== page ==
Photo provided by FlickrSmallest of the pond fish family. These pond minnows are colorful and very entertaining as they dart around in search for food and retreating from predators.
Photo provided by FlickrHas anyone bred fish (minnows or guppies, something that reproduces fairly quickly/easily) and used them as treats or to supplement food for their chickens?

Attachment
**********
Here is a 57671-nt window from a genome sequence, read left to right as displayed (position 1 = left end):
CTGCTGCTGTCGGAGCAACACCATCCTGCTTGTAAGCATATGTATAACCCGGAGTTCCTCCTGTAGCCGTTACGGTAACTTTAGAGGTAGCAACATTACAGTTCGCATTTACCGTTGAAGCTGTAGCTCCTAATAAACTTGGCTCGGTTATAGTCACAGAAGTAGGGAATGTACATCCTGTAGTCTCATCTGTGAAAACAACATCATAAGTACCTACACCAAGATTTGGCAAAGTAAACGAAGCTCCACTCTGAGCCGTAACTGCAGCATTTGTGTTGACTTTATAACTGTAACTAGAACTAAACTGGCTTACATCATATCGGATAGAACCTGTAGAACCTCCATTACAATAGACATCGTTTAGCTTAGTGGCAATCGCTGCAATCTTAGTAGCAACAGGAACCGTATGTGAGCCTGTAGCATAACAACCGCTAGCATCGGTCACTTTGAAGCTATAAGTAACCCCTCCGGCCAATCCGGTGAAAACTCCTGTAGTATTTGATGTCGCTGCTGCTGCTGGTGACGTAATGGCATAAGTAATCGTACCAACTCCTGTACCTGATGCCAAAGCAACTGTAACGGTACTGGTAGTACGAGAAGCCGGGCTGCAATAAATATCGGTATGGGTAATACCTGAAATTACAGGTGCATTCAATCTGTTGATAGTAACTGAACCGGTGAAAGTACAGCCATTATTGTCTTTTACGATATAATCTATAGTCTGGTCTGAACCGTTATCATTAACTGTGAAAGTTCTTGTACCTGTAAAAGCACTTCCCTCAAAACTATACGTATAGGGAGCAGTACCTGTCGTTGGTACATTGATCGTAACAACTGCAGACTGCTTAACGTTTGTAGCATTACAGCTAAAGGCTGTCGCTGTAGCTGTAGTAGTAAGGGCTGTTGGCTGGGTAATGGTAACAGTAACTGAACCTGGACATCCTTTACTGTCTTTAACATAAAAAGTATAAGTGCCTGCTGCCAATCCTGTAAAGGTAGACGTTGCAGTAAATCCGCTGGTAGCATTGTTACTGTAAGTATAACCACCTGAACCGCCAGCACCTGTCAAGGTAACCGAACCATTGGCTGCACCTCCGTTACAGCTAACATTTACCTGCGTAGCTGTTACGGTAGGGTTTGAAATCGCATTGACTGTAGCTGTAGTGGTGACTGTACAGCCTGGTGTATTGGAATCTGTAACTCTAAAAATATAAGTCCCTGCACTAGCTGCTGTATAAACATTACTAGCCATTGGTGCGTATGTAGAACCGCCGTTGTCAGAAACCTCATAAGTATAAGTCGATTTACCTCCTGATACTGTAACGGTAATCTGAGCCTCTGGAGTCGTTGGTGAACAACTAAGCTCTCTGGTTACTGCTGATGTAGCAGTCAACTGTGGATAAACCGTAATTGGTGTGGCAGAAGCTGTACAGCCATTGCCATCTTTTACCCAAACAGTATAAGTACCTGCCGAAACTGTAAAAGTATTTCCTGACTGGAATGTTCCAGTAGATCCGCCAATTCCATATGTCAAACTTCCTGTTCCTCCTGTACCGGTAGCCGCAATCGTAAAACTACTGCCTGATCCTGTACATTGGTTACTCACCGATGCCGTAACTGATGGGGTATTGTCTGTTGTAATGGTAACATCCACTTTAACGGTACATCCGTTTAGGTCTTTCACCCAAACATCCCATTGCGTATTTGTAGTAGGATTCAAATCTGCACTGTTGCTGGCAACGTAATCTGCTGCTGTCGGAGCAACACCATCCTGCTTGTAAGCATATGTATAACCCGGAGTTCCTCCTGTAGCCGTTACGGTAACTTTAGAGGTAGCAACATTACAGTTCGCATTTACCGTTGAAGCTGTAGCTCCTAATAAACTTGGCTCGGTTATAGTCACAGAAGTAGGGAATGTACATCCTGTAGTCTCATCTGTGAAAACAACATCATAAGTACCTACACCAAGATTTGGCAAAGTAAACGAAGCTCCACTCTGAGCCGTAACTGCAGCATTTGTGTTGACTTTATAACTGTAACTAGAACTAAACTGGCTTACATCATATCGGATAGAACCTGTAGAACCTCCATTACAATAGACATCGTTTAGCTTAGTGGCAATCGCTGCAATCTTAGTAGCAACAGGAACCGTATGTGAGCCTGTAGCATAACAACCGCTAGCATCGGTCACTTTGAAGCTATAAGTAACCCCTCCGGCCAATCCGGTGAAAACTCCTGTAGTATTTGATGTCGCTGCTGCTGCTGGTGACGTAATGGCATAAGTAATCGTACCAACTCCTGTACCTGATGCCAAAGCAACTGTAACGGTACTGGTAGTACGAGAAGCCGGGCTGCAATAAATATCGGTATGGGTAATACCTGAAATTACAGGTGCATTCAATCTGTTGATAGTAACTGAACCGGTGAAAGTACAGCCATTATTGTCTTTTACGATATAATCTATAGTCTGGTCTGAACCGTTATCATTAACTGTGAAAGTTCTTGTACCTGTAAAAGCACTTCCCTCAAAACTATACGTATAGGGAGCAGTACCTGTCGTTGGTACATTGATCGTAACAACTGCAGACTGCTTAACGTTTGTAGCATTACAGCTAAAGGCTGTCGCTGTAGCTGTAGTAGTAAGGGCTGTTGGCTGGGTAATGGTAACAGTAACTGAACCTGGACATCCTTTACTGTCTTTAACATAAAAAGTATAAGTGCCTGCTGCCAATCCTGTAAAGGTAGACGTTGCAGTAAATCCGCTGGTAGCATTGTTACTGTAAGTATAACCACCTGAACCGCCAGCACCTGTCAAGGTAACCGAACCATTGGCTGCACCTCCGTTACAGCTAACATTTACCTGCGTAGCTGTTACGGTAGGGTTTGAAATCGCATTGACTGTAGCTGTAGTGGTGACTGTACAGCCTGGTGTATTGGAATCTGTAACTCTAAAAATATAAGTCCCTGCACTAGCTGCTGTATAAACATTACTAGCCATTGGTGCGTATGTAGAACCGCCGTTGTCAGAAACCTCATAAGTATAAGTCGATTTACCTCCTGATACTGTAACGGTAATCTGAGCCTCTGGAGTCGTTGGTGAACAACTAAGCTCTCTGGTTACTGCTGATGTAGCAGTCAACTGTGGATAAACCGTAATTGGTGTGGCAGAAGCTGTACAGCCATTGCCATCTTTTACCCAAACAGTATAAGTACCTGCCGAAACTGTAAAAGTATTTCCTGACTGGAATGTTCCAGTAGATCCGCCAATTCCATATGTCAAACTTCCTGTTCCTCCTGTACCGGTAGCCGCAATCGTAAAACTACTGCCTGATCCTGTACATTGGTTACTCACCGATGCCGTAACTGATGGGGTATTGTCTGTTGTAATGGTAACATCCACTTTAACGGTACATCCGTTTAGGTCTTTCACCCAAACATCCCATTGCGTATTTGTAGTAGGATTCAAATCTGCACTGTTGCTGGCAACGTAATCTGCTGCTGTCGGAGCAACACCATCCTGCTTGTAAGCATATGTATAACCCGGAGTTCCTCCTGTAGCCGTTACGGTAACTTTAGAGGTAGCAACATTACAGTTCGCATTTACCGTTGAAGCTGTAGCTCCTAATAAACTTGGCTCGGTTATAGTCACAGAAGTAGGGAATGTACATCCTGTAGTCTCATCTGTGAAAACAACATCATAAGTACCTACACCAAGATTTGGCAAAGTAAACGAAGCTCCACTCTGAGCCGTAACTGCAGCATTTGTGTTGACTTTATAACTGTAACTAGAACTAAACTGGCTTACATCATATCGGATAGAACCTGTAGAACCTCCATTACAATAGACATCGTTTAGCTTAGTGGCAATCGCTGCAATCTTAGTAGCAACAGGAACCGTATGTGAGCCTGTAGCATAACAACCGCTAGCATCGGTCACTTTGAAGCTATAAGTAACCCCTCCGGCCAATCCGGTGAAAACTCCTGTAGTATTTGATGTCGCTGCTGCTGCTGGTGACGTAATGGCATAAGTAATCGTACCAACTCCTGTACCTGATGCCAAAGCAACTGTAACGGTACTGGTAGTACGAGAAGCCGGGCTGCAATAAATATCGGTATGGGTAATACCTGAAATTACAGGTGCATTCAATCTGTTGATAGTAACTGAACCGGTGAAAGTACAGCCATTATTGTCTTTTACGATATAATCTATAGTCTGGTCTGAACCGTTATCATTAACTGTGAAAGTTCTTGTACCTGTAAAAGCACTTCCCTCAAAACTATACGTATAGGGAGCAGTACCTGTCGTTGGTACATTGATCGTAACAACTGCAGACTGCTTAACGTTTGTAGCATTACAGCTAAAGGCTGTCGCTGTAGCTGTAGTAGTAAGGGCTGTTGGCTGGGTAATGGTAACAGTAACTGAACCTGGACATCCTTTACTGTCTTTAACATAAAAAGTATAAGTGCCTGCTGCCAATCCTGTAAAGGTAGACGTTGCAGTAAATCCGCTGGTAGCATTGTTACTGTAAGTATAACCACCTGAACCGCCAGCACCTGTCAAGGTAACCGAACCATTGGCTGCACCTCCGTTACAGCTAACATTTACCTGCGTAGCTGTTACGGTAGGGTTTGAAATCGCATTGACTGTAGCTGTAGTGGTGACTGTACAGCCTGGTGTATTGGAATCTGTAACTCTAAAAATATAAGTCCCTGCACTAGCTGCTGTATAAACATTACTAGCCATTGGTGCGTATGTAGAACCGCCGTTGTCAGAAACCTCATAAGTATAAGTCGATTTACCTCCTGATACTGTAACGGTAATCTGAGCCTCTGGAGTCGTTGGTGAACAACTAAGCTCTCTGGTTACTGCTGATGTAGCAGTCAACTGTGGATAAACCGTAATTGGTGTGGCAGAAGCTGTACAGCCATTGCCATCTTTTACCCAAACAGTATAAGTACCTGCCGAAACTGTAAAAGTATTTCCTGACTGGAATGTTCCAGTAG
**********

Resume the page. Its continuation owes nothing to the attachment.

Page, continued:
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Sorry to ramble on! I just love the sport. But anyway to get back to the original post by mwalleye. I don't think you have to worry much about feeding them. The minnows will live for along time with no food. But if you want feeding them sprinkles of gold fish food once in a while can't hurt. A good thing to remember is water at 39 deg. is at it's maximum density, and will hold the most oxygen for minnow species that need it, like silver Shiners. Good luck!!!Finding the right food for minnows can be easy. A local pet store would have the blood worms and goldfish flakes, while a household kitchen will have the crumbs, plants and vegetables that are needed to make a quality diet for your minnow. Another option for finding food would be online at specialty retailers. These items are not hard to find and make caring for and feeding a minnow much easier.Before your start, get yourself a food processor. Then you can make any one of the various recipes that are kicking around. Most of these recipes have several things in common; namely they are bound together by unflavored gelatin and contain whole fish, vegetable matter, and beef heart. This is my recipe. I food-process several multivitamin tables (with vitamin C) to dust, then process about 1/2 kilo of the red meat portion of a beef heart (cut away from all the fat and connective tissue). Then goes in a good handful of spinach leaves (no stems), one young whole zucchini, and a few raw carrots. Then the bulk of the food is added, which is whole fish. The fish I originally used were those minnows sold as bait, but I have since discovered Shun Fat, an Oriental supermarket in Forest Lawn (at 3215 17th Ave, SE). Here you can get a wide assortment of frozen sea foods. Nowadays I buy a kilo of frozen capelin since they are full of nutritious roe. I also get a frozen 1/2 kilo bag of something called "shrimp fry". I am not sure exactly what this is (some form of krill I think) but it's a lot cheaper than buying real shrimp, which I would have to do if this wonderful stuff weren't available. I also add 1/2 kilo of mosquito larvae and Daphnia that I had collected myself and froze previously (see below for a discussion on live food collecting). All the ingredients are processed to a thick paste. Then a liter of water is added and the mixture is brought to a low boil to congeal the blood. I then dissolve three large boxes (36 packets) of Knox unflavored gelatin in a liter of cool water. I mix this liquid into the food (after it's cooled a bit) and let the mixture set overnight in the refrigerator. The next day I split the jelly into two or three-day feeding portions and freeze them separately in sandwich-sized freezer bags. I keep one freezer bag defrosted in the refrigerator at all times. My cichlids and turtles love this stuff. It sinks and doesn't cloud the water (too much).Despite the name, these fish aren’t actually crappie pets to have. They can serve as great friends and aren’t too picky. Some of their favorite foods are old cereal and bread. For the best results, you can feed your crappie minnows fish flakes.